aggression, imprinting, chicks will follow the first thing they see moving. In
critical period, they’ll be more aggressive in certain periods of their life.
Kin selection hypothesis. As a mother, if you make sure one shares genes in
common, and help them til reproducing, then you make sure your genes
continue on by altruism by helping the offspring out.
2. Behaviors may not occur when you are watching.
3. The behaviors that the observer wants to watch may not occur when
4. The method of naturalistic observation doesn’t help explain behaviors,
only describe them.
B. Surveys are a means of collecting observations from a large number of
subjects by interview or questionnaire. Large amount of subjects are
interviewed. Covariance – variables are interrelated. Demographics.
1. Surveys ask a sample of respondents the same question or set of
2. Surveys can provide a general data base
3. The size and representativeness of the sample is critical.
C. A case history provides in depth information on one or a few persons
studied over a long period of time.
1. It examines a wide range of variables. 2. It is usually retrospective. We move into the individuals past, and gather
information in relation to the individual and his/her past. In response to
questions, he/she goes into retrospect (their past) to answer questions.
3. Interviews and/or tests may be used to gather data.
4. Its major advantage is that it provides much detail
5. Its chief disadvantage is that it may be difficult to generalize case study
findings. Those generalizations may have more solidity and may not be
Another word for instincts is species specific behavior.
Stereotyping is common “I guess this is what a 5 year old behaves like. I
guess they’re all like that”
II. Correlational Methods in Psychology
A. Correlation is a statistical procedure that can be used to assess the nature
and degree to which sets of observations are lawfully related.
1. The difficult part of this study is devising acceptable operational
definitions for the responses.
2. Two sets of data must then be collected.
3. A correlation coefficient may range from -1.00 to +1.00
A. A positive correlation means that high scores on one measure are related
to high scores on the other or vice versa
B. a negative number means that high scores on one response are related to
low scores on the other.
C. Zero correlations indicate the two set of observations are not related to
D. as correlations approach zero, predictability decreases.
If the relationship between two variables is strong, then it’s certain that one
variable stands on the other.
E. The closer to +1.00 or -1.00, the stronger the relationship.
F. Cause-effect conclusions are inappropriate for correlational studies.
G. Even when two responses are highly correlated with each other,
predictions cannot be made for individual cases. If we know that watching a good amount of TV effects scholastic performance, it can’t be tied to an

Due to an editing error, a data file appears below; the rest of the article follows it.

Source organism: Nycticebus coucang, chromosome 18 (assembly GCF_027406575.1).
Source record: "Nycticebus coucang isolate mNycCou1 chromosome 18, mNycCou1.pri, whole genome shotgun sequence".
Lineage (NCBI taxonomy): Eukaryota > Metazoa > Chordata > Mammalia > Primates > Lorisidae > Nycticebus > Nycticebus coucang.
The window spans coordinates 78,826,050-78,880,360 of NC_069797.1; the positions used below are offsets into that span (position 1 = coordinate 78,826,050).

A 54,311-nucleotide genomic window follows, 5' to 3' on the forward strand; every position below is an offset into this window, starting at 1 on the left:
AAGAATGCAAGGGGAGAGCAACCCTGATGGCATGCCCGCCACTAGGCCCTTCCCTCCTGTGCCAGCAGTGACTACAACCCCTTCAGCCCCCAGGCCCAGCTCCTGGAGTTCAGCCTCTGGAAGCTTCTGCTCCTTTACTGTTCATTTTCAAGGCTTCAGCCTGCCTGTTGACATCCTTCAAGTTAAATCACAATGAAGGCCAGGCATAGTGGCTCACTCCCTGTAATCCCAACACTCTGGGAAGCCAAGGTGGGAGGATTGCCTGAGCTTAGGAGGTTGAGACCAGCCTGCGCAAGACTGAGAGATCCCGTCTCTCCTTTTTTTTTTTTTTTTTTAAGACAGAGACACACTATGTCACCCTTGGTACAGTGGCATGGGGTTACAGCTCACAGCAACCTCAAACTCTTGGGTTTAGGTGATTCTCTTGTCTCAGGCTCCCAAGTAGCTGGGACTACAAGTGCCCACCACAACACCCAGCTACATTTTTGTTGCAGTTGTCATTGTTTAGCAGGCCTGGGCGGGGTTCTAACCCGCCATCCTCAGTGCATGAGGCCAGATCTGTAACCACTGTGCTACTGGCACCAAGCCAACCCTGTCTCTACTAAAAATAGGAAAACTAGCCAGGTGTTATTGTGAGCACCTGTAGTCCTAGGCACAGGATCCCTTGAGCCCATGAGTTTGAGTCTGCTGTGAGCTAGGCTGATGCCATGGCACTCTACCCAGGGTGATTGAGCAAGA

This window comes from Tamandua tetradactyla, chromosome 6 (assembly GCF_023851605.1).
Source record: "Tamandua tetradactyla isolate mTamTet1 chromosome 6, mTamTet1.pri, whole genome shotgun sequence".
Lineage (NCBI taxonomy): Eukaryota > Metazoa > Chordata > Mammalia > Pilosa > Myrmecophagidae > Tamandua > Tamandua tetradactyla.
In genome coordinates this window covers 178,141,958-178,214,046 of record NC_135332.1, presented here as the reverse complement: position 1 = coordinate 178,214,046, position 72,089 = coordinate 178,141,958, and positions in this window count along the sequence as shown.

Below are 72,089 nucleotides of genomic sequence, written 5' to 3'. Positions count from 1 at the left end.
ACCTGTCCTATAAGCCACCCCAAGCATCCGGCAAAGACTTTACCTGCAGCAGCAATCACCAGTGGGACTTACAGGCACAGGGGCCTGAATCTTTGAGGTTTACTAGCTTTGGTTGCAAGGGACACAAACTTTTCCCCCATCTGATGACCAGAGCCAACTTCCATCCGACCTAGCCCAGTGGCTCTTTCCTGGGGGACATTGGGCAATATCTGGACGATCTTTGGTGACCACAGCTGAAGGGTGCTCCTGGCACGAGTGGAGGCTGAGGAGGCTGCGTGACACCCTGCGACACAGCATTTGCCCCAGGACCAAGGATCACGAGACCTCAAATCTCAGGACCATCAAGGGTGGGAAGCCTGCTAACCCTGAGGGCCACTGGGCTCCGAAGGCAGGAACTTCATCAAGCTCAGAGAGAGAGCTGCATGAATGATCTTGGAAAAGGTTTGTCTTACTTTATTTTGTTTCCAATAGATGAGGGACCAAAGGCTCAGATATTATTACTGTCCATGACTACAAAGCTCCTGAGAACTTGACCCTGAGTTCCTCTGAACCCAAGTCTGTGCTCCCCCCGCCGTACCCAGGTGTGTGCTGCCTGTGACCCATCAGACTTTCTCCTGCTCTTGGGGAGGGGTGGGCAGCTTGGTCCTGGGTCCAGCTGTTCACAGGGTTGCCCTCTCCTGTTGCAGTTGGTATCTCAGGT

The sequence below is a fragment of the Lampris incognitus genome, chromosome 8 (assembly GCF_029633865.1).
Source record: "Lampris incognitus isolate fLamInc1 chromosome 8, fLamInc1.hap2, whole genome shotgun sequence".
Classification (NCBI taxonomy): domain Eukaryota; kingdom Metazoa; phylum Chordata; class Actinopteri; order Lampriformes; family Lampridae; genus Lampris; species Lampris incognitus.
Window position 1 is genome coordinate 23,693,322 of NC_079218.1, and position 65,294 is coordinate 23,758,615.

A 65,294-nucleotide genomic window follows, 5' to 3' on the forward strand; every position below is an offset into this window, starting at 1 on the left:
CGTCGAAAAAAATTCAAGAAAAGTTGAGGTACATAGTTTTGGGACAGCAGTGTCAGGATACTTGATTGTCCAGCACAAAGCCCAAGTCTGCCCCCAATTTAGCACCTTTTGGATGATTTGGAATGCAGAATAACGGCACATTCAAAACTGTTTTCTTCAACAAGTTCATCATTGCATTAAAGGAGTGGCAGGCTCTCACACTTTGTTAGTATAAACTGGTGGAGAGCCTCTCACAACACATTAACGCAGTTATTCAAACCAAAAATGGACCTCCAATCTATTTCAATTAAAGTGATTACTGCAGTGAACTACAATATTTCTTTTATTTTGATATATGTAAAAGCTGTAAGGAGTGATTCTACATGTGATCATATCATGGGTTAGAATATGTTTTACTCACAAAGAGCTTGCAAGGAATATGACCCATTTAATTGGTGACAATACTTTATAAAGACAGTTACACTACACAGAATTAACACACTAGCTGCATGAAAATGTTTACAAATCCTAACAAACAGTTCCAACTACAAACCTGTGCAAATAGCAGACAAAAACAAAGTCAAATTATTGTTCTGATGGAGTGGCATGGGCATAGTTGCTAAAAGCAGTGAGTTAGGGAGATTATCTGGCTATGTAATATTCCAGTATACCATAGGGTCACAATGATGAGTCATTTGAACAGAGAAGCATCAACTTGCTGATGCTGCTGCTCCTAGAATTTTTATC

individual, it must be applied to everyone.
Survey’s acclimatizes you to the chapter in a matter of seconds, in a novel.
SQ3R’s Method. Do this when studying.
III. Experimental Methods in Psychology
A. Experimental methods involve a set of operations that investigate
relationships between controlled and manipulated events.
1. Independent variables are the conditions the experimenter manipulates
2. Dependent variables are measured by the experimenter and depend on
the manipulation of the independent variable.
3. Extraneous variables are all other variables that might influence the
Anatomy of an experiment
Possible subjects (population) – Random assignment (sample)
Randomly assigned to one of two conditions (controls for subject
Experimental group – view violent tv programs
Control group – view non-violent tv programs (independent variable) –
Controls extraneous variables
Behavior test scores – Help or hurt button.
Independent variable – tv programs children watched.
Dependent variable – aggressive play from children Consult pg 34 in Ch 2 for correlation examples.
Personality CH 3
1. Psychoanalysis refers to procedures for changing personality based on a
comprehensive theory of personality and a related approach to research.
Freud was the originator of psychoanalysis, and his ideas dominate the
Psychoanalytic strategy. Freud wasn’t a psychiatrist or a psychologist, by
training, he was a medical doctor who specialized in neurology. He moved
into psychiatric and psychological areas via training and neurology.
J Breuer 1880’s, implied psychoanalytic treatment, 15 years before Freud
entered the scene. He was the first person who did this form of treatment.
He was greatly influenced by the success of Anna O who was treated. Freud
and Breuer were good friends and colleagues.
Breuer made the Cathartic method. Catharsis is the process of releasing and
providing relief from strong or repressed emotion. It has to do with
emotional release, strong repressed emotions. Catharsis has to do with the
release of strong emotion, that may have been repressed, that is blocked
from expression, and in the subconscious. The memory of the event (it’s
painful) and the emotion associated with that event is expressed in this
treatment. You can repress the event, but still remember the emotion.
The memory and the emotion coincide, but they also dissociate, where the
memory is repressed, and you experience the emotion, or vice versa, or
both can be repressed. One can have a catharsis and a release, but won’t
remember the memory.
Breuer was able to get Anna O to have a catharsis, and recall the event
repressed. He discovered that repression of the emotion and memory are